Training Church Volunteers for Effective Ministry

Effective recruitment of volunteer church and ministry workers will depend on the following:

Types of Ministry Training:

(1) Pre-Service Training:

After you recruit people and before you actually place them into the ministry position, you should provide them with at least training of the basic skills required for the task and orientation to prepare them for what they will be doing. This training could include observation, classroom instruction, or an internship/apprenticeship. The combinations of the three would be ideal.

(2) In-Service Training:

Training should be an on-going process. Everyone has room to learn and grow. Effective in-service training will include the elements that follow.

(3) Post-Service Debriefing:

People may leave a ministry position for a variety of reasons. To help them for future ministry, take time to sit down with them to discuss what they liked about the ministry they were doing, what they didn't like, and how they can take what they learned into future ministry.
 

Elements Included in Effective Training of Volunteers:

Task Development

Resource Recommendations

Assessment of Progress

Input from Supervisor

Nurture of Walk with God

Inspiration to Do One's Best

Need-Based Help

God-Orientation
 

AAA's for Gaining Maximum Participation in Training Opportunities:

Advance notice

Work ahead. Don't spring opportunities on people at the last minute and expect them to fit it onto their busy schedules. Provide a list of opportunities for a minimum of six months to a year in advance.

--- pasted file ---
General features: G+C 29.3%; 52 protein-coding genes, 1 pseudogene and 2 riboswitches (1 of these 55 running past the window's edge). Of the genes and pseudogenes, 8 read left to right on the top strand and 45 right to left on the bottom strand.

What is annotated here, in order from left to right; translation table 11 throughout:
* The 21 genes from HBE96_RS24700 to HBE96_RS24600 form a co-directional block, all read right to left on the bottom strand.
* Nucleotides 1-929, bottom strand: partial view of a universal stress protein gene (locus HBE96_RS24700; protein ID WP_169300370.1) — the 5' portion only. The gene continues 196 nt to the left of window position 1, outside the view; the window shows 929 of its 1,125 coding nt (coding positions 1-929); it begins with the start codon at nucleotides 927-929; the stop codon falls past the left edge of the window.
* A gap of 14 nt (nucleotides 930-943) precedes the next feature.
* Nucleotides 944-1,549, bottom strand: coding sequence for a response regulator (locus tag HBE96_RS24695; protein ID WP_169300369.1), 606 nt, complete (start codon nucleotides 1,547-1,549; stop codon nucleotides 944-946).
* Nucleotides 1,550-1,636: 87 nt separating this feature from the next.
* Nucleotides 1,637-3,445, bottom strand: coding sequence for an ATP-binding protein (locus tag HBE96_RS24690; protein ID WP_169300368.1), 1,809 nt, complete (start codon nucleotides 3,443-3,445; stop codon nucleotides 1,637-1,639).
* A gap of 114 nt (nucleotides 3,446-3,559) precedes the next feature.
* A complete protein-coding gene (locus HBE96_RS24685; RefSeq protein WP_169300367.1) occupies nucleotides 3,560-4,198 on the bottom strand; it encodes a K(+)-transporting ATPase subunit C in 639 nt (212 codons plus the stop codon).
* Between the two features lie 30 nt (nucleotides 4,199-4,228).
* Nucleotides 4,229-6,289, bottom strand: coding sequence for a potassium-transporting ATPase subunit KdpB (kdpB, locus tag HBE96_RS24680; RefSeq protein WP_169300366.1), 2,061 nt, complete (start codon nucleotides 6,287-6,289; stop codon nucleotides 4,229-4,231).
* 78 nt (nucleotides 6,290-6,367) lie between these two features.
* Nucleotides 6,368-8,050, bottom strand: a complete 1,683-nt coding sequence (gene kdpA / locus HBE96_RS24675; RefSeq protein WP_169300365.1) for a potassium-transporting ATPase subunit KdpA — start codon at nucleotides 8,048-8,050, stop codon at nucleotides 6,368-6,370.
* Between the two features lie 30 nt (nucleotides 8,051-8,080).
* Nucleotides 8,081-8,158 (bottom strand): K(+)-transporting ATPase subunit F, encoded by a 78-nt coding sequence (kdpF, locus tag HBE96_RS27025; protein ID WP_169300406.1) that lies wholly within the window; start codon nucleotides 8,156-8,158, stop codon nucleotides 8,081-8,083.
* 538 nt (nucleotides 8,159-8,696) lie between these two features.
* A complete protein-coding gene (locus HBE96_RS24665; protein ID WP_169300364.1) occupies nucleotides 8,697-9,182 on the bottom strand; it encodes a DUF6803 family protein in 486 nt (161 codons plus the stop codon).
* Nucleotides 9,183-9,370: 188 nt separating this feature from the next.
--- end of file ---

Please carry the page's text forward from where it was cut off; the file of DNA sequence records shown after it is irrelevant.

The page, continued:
Make expectations known for training in the recruitment process as part of their commitment for accepting the position. People need to know what they are committing to in advance which then gives you grounds for holding them accountable.

Adaptability

Remember that many of your workers will have child care needs, perhaps transportation needs, or scheduling conflicts. Accommodate when you can. The more excuses you can free them of, the greater the potential will be for their participation in training.

Alternative approaches

The question is not if workers need to be trained but how. In today's world, giving workers choices in how to get trained will increase the likelihood of it happening. The days of scheduling a generic training event and expecting most, if not all, of your workers to attend is pretty much over for most churches.
 
Providing alternative approaches to training communicates that the individual is important and his/her needs and uniqueness matter. Providing choices takes into account the various learning styles, time pressures, and already existing levels of competence.

The Staffing Ministry Manual includes this content plus some additional input on alternative approaches to training as well as a template for listing possible training resources.